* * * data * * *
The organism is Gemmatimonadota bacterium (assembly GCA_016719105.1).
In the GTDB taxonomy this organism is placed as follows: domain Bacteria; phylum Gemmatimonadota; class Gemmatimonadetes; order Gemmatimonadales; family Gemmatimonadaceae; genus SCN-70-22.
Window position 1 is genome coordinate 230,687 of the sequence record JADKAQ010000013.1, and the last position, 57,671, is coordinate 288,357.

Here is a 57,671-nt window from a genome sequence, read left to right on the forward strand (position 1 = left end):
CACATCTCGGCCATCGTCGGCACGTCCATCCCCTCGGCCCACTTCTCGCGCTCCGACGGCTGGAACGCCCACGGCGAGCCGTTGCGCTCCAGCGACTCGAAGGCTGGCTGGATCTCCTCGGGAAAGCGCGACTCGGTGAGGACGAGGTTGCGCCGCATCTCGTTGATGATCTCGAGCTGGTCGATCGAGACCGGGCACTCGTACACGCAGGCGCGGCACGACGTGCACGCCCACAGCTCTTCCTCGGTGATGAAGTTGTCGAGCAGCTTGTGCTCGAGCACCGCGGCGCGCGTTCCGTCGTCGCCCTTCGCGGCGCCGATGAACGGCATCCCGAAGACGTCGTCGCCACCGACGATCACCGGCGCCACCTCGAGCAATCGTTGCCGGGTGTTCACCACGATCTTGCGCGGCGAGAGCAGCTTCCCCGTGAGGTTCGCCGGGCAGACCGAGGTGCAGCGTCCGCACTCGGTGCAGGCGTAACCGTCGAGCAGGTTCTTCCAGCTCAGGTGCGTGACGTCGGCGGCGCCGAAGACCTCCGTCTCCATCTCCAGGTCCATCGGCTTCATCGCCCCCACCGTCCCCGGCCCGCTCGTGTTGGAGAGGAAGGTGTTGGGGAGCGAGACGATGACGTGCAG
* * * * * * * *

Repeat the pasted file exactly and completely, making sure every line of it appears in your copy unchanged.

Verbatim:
The organism is Gemmatimonadota bacterium (assembly GCA_016719105.1).
In the GTDB taxonomy this organism is placed as follows: domain Bacteria; phylum Gemmatimonadota; class Gemmatimonadetes; order Gemmatimonadales; family Gemmatimonadaceae; genus SCN-70-22.
Window position 1 is genome coordinate 230,687 of the sequence record JADKAQ010000013.1, and the last position, 57,671, is coordinate 288,357.

Here is a 57,671-nt window from a genome sequence, read left to right on the forward strand (position 1 = left end):
CACATCTCGGCCATCGTCGGCACGTCCATCCCCTCGGCCCACTTCTCGCGCTCCGACGGCTGGAACGCCCACGGCGAGCCGTTGCGCTCCAGCGACTCGAAGGCTGGCTGGATCTCCTCGGGAAAGCGCGACTCGGTGAGGACGAGGTTGCGCCGCATCTCGTTGATGATCTCGAGCTGGTCGATCGAGACCGGGCACTCGTACACGCAGGCGCGGCACGACGTGCACGCCCACAGCTCTTCCTCGGTGATGAAGTTGTCGAGCAGCTTGTGCTCGAGCACCGCGGCGCGCGTTCCGTCGTCGCCCTTCGCGGCGCCGATGAACGGCATCCCGAAGACGTCGTCGCCACCGACGATCACCGGCGCCACCTCGAGCAATCGTTGCCGGGTGTTCACCACGATCTTGCGCGGCGAGAGCAGCTTCCCCGTGAGGTTCGCCGGGCAGACCGAGGTGCAGCGTCCGCACTCGGTGCAGGCGTAACCGTCGAGCAGGTTCTTCCAGCTCAGGTGCGTGACGTCGGCGGCGCCGAAGACCTCCGTCTCCATCTCCAGGTCCATCGGCTTCATCGCCCCCACCGTCCCCGGCCCGCTCGTGTTGGAGAGGAAGGTGTTGGGGAGCGAGACGATGACGTGCAG